Thursday, December 6, 2007

HP and Loyalty

One last comment on Harry Potter...

One of the primary themes in Harry Potter is family loyalty. In fact, the books are full of examples, both good and bad, of what it means to be loyal to one's family.

The Malfoys and other "pure bloods" are trying to be loyal to their family - but their loyalty is neither admirable nor right. Sirius Black, whose family also emphasized pure blood, demonstrates a better kind of loyalty - loyalty to the right, also known as integrity. He is fiercely loyal to Harry, his godson, and many other grownups who knew Harry's dad decide to help Harry out of loyalty to him and their old friendship, which is undiminished by James Potter's death.

The Weasleys' family loyalty is basically the inverse of the Malfoys' - they are rightly loyal to each other... and even to the brother (Percy?) who becomes a bit of a snob.

As I've said before, loyalty is an overrated and misunderstood virtue. To explain, here's an excerpt from an article I wrote on the topic:

When I say loyalty is an overrated virtue, that's only because loyalty is worse than worthless when it is divorced from deeper virtues like integrity and discernment. Loyalty is all fine and good if it is freely given to the right person (for example, a spouse or a diety), but demands for unquestioning, unequivocal, mindless loyalty are inappropriate and can lead to serious ethical breakdowns. Actually, just about any demand for loyalty is rather problematic. That's because loyalty is only good if it is freely and deliberately given, in a manner that does not violate one’s integrity.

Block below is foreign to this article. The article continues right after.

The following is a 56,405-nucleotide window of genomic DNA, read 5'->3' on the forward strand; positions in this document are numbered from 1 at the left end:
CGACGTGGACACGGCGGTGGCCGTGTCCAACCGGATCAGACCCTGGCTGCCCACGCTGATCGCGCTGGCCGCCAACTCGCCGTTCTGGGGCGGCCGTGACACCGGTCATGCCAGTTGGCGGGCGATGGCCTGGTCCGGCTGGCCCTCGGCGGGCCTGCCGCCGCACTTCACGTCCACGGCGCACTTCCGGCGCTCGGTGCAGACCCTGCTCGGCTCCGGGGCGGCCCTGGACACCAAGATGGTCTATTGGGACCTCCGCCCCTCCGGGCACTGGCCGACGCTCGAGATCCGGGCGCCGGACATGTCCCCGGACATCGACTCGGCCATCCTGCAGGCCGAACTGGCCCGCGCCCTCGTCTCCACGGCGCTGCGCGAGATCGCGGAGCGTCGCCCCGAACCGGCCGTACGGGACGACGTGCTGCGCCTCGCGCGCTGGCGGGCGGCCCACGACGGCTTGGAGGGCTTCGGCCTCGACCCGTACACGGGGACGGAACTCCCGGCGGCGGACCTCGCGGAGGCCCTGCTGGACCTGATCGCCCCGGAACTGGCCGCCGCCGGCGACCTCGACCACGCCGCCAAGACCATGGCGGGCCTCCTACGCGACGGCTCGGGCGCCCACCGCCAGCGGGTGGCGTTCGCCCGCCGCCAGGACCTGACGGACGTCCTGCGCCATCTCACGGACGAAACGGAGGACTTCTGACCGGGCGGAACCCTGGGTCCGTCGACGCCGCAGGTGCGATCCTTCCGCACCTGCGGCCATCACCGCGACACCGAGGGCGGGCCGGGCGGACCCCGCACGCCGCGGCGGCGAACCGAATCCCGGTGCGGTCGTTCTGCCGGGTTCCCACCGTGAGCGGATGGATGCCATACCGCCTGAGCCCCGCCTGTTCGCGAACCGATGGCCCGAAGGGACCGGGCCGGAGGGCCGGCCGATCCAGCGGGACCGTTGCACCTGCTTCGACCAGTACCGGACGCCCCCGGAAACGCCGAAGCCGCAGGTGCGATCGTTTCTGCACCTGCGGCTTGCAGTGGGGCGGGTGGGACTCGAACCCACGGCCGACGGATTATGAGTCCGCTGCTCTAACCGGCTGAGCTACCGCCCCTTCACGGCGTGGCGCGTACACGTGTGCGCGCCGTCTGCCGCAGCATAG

Here's the thing - loyalty says a lot more about the recipient than the giver, which is probably why bosses and people in authority like to talk about it so much. From the stand point of the person who exhibits loyalty, we've got to ask some rather pointed questions.

So let's take a Nazi as a "boundary condition" example. A Nazi soldier could certainly exhibit an admirable degree of physical strength, courage or ingenuity (and many did). That is, we can wistfully say "Wow, I wish I was as clever as him" or "He sure is tough." But the loyalty exhibited by Nazi soldiers was wholly despicable, because it was given to a murderous madman.

Yes, loyalty can be a very, very good thing… but only if you exercise considerable discernment about the person or entity to whom you give it. When loyalty and integrity conflict, as they sometimes do, integrity must prevail.

The late Col John Boyd used to advise junior officers "If your boss asks for loyalty, give him integrity. If he asks for integrity, give him loyalty." That's a darn good rule of thumb, because it indicates loyalty to truth, justice and the American way, rather than loyalty to some guy.

1 comment:

dad said...

Hi Dan: amen to everything you wrote... good job....and you spoke from the heart..... integrity: being honest to yourself; loyalty: being honest to someone else..... Dad